Be sure to stop by my author page from time to time
In the meantime, while you're here, pull up a chair, pour yourself a cup of coffee or a cuppa tea, have a piece of pie and always feel free to speak your mind, and your heart, here at Meanderings and Muses.
Sunday, November 15, 2009
Patti Abbott's "Friday's Forgotten Books"
Looking through Kaye’s wonderful archives, I see my story of coming to writing fiction late in life has been done by several other people. No sense boring you with another tale of being a latecomer. Briefly, I was born in Philadelphia, married at nineteen and moved to Michigan where my husband took a university teaching position, raised two wonderful children (Megan and Josh), did all the motherly things. One day I took a writing class, began to write poetry (awful) and then short stories (better). At this point I have published more than sixty stories in various publications and won a Derringer Award last year for a flash fiction piece. I love writing short stories and am so glad I found something I could do—even if it came late.
What I’d like to talk about on Meanderings and Muses is a project near and dear to my heart—and one I hope some of you might join. Friday’s Forgotten Books. How did it begin?
My husband and I like to spend winter Saturday afternoons scavenging in antique stores. We have no expensive collections—we just like junk. Often these shops would have cases of dusty books. And the books on their shelves were ones I remembered from my youth, the ones no one reads today. There they would sit, begging for someone to spend a dollar or two on them: A.J. Cronin, Sloan Wilson, Patricia Moyes, Nicholas Blake, John Marquand—well, you know the list if you’re of a certain age. All of them were well- regarded forty years ago but forgotten today. I wanted these books to be saved from the scrap heap. I couldn’t buy them all-or even more than a few— but I wanted to.
And then it occurred to me—I had a blog. A blog that was linked to a lot of other blogs. Maybe a few of those bloggers would join me in talking about a book they remembered but feared others had forgotten. So I asked a few people I had gotten to know a little on the Internet to write a short review. I posted links to their blogs and my own first review (Desperate Characters by Paula Fox) on my blog in April, 2008. I figured the project might last a few weeks because I would run out of people to ask for help very quickly.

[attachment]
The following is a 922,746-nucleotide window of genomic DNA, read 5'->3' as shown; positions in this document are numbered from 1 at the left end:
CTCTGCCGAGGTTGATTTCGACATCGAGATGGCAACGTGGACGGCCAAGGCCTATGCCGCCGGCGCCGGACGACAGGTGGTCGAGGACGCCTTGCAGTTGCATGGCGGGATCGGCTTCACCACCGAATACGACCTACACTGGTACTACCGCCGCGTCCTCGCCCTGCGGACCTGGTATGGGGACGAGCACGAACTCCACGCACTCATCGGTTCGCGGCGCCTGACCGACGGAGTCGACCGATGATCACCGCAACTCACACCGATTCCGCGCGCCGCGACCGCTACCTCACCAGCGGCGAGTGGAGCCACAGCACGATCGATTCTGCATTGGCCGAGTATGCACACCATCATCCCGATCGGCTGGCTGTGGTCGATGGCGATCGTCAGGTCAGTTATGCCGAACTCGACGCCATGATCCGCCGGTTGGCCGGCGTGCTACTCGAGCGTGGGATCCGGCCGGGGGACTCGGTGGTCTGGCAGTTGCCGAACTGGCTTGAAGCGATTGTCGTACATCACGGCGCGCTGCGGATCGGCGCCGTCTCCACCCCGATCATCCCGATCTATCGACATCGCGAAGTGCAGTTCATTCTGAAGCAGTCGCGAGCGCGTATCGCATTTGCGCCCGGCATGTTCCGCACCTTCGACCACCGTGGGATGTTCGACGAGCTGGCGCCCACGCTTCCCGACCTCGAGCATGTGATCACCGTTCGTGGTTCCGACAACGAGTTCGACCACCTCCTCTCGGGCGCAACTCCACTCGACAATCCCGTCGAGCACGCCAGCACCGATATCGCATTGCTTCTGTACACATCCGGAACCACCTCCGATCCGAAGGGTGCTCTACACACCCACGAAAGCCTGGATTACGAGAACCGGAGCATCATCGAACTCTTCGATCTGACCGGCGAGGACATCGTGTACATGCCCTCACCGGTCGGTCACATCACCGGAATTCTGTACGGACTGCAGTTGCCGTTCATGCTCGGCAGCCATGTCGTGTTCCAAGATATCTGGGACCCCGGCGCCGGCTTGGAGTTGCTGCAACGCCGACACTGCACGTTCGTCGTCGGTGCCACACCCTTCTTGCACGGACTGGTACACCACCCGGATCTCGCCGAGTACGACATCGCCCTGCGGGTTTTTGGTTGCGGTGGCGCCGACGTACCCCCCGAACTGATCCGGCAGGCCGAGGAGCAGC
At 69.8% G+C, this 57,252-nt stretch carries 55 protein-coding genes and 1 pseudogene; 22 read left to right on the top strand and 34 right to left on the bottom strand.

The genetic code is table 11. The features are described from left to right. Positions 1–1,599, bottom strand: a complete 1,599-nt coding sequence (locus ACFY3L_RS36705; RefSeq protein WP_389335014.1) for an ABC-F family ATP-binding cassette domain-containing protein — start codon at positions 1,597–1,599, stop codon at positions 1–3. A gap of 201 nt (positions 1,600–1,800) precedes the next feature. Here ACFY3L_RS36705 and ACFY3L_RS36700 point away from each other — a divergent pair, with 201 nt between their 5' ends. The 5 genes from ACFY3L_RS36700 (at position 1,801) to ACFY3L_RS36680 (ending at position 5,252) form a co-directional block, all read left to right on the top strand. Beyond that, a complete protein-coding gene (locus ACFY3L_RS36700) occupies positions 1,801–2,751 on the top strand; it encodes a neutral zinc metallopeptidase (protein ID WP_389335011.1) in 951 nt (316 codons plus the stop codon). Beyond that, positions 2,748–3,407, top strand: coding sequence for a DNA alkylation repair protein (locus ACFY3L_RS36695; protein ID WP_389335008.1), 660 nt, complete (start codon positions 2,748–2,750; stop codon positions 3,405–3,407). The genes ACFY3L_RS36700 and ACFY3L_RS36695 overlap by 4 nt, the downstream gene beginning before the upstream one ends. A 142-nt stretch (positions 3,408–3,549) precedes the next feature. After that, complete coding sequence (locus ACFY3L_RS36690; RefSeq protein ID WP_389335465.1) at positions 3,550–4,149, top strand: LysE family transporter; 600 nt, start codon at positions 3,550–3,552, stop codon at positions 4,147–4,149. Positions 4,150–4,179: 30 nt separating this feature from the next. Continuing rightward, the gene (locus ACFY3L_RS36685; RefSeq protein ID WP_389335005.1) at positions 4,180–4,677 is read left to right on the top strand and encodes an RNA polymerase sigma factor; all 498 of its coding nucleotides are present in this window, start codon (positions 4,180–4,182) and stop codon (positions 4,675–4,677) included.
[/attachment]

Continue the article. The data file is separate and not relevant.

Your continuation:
Bill Crider saved the project. I didn’t know it at first but he wrote a second review the next week and a third review the week after. I’d never considered that some people might be willing to write more than one review. If it weren’t for Bill, the project would have died a quick death. For eighteen months, Bill has written a review every week. And a number of other bloggers have nearly matched him in this feat. Each week, I try to find a few new people to feature on my blog and post links to the rest of the crew. We average 15- 20 reviews a week. The Rap Sheet and J. Kingston Pierce joined in with their similar project-“The Book You Have to Read” early on, too. This added some heft to the idea that we would talk about old books—every Friday. It became more than just my project.
Occasionally, we talk about short stories, or kid’s books, movies, or non-fiction, but mostly I leave the genre up to the reviewer. Once or twice, I had to scramble to find a new review to post on my blog, but on the whole, it’s been a pleasure and a joy for me. And I hope anyone reading this that hasn’t done one (or those who have) will get in touch with me. The lists of books and reviewers are available at
And the original reviews are in my archives at http://pattinase.blogspot.com.
Thanks to Kaye for inviting me to write this. And thanks to the more than 200 people who have written a review.